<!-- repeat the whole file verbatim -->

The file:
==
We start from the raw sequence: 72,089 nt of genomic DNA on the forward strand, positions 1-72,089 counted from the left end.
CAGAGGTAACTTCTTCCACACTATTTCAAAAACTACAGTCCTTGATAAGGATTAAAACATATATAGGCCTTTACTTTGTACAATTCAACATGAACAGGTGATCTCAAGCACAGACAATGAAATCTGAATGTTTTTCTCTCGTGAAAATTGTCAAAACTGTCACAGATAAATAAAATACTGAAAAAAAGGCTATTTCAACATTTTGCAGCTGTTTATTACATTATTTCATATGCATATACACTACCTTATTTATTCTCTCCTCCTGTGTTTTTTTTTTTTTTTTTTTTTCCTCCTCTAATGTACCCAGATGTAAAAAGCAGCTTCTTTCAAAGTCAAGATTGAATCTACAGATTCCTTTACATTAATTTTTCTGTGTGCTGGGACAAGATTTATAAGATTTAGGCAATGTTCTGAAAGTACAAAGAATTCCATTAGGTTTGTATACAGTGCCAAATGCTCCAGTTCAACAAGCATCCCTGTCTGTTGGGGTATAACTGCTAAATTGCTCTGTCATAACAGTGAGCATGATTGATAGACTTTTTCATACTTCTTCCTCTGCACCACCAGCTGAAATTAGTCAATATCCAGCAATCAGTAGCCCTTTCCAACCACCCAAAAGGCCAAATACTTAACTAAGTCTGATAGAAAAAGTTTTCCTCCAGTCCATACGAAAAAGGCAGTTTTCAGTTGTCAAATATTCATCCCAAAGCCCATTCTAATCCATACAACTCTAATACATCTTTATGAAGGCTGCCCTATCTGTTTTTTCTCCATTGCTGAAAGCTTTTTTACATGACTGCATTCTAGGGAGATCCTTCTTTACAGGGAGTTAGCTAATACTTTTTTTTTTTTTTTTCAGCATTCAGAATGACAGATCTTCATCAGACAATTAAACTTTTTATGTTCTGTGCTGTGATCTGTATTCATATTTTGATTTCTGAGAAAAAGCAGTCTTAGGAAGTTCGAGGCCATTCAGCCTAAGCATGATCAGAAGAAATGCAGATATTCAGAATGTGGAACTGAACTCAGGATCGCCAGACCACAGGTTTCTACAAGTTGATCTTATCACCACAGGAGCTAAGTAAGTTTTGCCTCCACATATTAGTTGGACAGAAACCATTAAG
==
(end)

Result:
We start from the raw sequence: 72,089 nt of genomic DNA on the forward strand, positions 1-72,089 counted from the left end.
CAGAGGTAACTTCTTCCACACTATTTCAAAAACTACAGTCCTTGATAAGGATTAAAACATATATAGGCCTTTACTTTGTACAATTCAACATGAACAGGTGATCTCAAGCACAGACAATGAAATCTGAATGTTTTTCTCTCGTGAAAATTGTCAAAACTGTCACAGATAAATAAAATACTGAAAAAAAGGCTATTTCAACATTTTGCAGCTGTTTATTACATTATTTCATATGCATATACACTACCTTATTTATTCTCTCCTCCTGTGTTTTTTTTTTTTTTTTTTTTTCCTCCTCTAATGTACCCAGATGTAAAAAGCAGCTTCTTTCAAAGTCAAGATTGAATCTACAGATTCCTTTACATTAATTTTTCTGTGTGCTGGGACAAGATTTATAAGATTTAGGCAATGTTCTGAAAGTACAAAGAATTCCATTAGGTTTGTATACAGTGCCAAATGCTCCAGTTCAACAAGCATCCCTGTCTGTTGGGGTATAACTGCTAAATTGCTCTGTCATAACAGTGAGCATGATTGATAGACTTTTTCATACTTCTTCCTCTGCACCACCAGCTGAAATTAGTCAATATCCAGCAATCAGTAGCCCTTTCCAACCACCCAAAAGGCCAAATACTTAACTAAGTCTGATAGAAAAAGTTTTCCTCCAGTCCATACGAAAAAGGCAGTTTTCAGTTGTCAAATATTCATCCCAAAGCCCATTCTAATCCATACAACTCTAATACATCTTTATGAAGGCTGCCCTATCTGTTTTTTCTCCATTGCTGAAAGCTTTTTTACATGACTGCATTCTAGGGAGATCCTTCTTTACAGGGAGTTAGCTAATACTTTTTTTTTTTTTTTTCAGCATTCAGAATGACAGATCTTCATCAGACAATTAAACTTTTTATGTTCTGTGCTGTGATCTGTATTCATATTTTGATTTCTGAGAAAAAGCAGTCTTAGGAAGTTCGAGGCCATTCAGCCTAAGCATGATCAGAAGAAATGCAGATATTCAGAATGTGGAACTGAACTCAGGATCGCCAGACCACAGGTTTCTACAAGTTGATCTTATCACCACAGGAGCTAAGTAAGTTTTGCCTCCACATATTAGTTGGACAGAAACCATTAAG